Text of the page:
Wednesday, February 17, 2021

The Theme Word for Lent: Permanent

(Ash Wednesday 2021: This homily was given on February 17, 2021 at St. Pius X Church, Westerly, R.I., by Fr. Raymond Suriani.  Read Joel 2:12-18; Psalm 51; 2 Corinthians 5:20-6:2; Matthew 6:1-18.)

[For the audio version of this homily, click here: Ash Wednesday 2021]

For several years when I was pastor, I would offer a “theme word” on Ash Wednesday—a theme word to guide people on their journey through the season of Lent.  I’ll do that again this year. The theme word that the Lord put on my heart for Lent 2021 is the word “permanent”.

I think for many Catholics (and I include myself here) Lent tends to be an isolated 40 days.  Even if we do actually follow through on our Lenten commitments to prayer and self-denial for the entire 40 days (which is a big “if” to be sure)—the tendency is for us to go back to our old ways once Lent is over.

That’s why the word for this Lent is permanent.  Ultimately Lent is about growing in our relationship with Jesus.  That’s the purpose of the extra prayer we engage in, the fasting and self-denial, the “giving up” of certain things we like, the almsgiving and works of charity, the repentance and the confession of our sins, watching the Best Lent Ever videos, etc.

All these good things are supposed to help us grow closer to Jesus and to change us.  But those changes are not supposed to end on Easter Sunday.  The positive changes that we experience through our Lenten disciplines are changes that are supposed to be “permanent”—or at least they’re changes that we should want to be permanent.

I’ll give you one very quick example of what I mean.  I’ve known many people over the years who decided at the beginning of the season of Lent to attend Mass every day.  And they did.  (Well, they might have missed Mass on a day or two, but for the most part they were faithful.)  Then when Lent was over, they thought to themselves, “You know, Mass is a great way to begin the day.  I got a lot out of that experience.  I think I grew closer to God.  Maybe I’ll keep going for a while.”  Well, “for a while” ended up becoming “for the rest of their lives”.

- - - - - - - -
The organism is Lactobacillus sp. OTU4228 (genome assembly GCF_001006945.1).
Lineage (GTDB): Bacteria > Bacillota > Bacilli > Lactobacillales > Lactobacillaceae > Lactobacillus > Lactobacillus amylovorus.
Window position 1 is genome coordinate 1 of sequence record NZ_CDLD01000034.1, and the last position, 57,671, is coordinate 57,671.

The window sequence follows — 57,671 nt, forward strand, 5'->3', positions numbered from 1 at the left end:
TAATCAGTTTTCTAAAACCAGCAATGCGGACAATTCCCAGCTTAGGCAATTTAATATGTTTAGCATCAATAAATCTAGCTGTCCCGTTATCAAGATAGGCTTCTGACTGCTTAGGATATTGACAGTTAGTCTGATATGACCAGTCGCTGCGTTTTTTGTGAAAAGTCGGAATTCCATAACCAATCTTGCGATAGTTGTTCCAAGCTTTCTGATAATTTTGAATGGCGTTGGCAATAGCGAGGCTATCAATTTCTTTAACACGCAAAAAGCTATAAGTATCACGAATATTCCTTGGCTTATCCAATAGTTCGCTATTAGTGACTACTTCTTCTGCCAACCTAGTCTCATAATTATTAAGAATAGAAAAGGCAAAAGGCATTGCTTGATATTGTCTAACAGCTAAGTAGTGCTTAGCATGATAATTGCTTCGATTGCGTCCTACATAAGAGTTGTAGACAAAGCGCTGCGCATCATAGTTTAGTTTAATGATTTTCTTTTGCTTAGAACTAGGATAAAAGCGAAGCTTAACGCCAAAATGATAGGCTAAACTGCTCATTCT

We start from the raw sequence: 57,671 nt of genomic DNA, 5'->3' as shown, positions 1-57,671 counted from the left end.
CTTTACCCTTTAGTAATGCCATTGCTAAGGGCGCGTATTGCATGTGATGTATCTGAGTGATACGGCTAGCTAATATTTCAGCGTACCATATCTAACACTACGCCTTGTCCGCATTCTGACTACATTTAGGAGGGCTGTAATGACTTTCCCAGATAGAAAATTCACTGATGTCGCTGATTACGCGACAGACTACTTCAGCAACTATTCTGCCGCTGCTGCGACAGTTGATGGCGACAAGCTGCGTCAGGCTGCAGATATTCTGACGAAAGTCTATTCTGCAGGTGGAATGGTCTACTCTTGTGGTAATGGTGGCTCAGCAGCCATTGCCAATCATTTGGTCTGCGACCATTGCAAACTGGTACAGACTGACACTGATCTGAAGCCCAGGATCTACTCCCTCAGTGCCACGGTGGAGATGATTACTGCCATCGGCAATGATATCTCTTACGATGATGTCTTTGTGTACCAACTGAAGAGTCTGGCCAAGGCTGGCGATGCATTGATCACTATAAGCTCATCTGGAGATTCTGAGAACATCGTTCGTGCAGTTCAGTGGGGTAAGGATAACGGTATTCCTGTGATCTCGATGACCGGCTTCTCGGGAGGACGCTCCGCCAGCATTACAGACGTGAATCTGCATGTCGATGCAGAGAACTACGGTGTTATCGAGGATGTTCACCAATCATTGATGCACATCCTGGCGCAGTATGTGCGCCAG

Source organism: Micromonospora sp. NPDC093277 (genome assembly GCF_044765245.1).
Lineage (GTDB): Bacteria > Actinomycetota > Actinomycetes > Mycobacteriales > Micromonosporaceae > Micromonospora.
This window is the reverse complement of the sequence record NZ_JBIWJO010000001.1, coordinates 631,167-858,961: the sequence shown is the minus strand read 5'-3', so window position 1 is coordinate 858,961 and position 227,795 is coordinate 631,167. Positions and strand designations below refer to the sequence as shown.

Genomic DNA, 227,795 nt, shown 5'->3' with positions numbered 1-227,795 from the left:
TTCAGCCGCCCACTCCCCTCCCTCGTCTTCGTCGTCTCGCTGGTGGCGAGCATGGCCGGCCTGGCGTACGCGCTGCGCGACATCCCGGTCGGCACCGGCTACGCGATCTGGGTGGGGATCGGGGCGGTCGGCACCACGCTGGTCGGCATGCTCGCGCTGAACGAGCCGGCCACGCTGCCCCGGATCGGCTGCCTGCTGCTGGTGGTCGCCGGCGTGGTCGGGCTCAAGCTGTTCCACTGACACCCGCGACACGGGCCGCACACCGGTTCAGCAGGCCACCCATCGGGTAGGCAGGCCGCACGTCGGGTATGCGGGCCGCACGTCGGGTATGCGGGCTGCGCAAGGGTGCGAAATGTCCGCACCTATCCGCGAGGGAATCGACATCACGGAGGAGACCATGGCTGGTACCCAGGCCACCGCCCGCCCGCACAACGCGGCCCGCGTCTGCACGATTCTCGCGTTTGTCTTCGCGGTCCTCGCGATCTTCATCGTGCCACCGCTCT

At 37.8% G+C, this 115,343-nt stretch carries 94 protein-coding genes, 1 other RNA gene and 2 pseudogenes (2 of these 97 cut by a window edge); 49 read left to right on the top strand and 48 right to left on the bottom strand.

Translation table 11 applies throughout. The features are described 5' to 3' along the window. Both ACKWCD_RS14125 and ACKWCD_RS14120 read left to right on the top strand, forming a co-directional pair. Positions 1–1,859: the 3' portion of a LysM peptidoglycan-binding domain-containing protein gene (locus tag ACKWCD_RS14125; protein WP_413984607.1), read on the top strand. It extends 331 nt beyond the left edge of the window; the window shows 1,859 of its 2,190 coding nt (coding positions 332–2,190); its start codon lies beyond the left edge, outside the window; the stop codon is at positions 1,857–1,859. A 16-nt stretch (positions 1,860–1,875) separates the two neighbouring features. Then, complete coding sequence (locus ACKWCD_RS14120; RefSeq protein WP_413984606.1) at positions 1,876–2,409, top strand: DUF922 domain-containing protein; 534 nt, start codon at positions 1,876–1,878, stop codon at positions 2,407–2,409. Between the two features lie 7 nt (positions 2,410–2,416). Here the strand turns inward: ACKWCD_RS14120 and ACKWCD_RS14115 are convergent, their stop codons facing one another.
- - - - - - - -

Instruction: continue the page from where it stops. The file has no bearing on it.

Those people experienced a change in and through a Lenten activity that had a permanent, lasting effect on their lives. 

This, by the way, is the kind of thing the canonized saints of the Church experienced—sometimes during the season of Lent; sometimes at another time of the year.  Like early September.  Right now I’m reading a book on St. Teresa of Calcutta (Mother Teresa), and the author focuses quite a bit on a powerful spiritual experience that Mother Teresa had on September 10, 1946, while she was on a train traveling to her annual retreat.  On that day she experienced what she later referred to as her “call within a call”.  God called out of the religious order she was a member of at the time, to eventually establish a new religious order (the Missionaries of Charity), and to work with the poor, the sick, and the dying in Calcutta and other places.

That experience—that personal and powerful encounter with the Lord on that train in 1946—changed Mother Teresa’s life! It had a permanent, lasting, positive effect on all that she said and all that she did from that moment until the Lord called her home on September 5, 1997.  And it kept her on the road to becoming a saint.

It’s my prayer on this Ash Wednesday that our Lenten encounter with Jesus during the next 40 days will have the same kind of permanent, lasting, positive effect on us—and help us to become saints ourselves.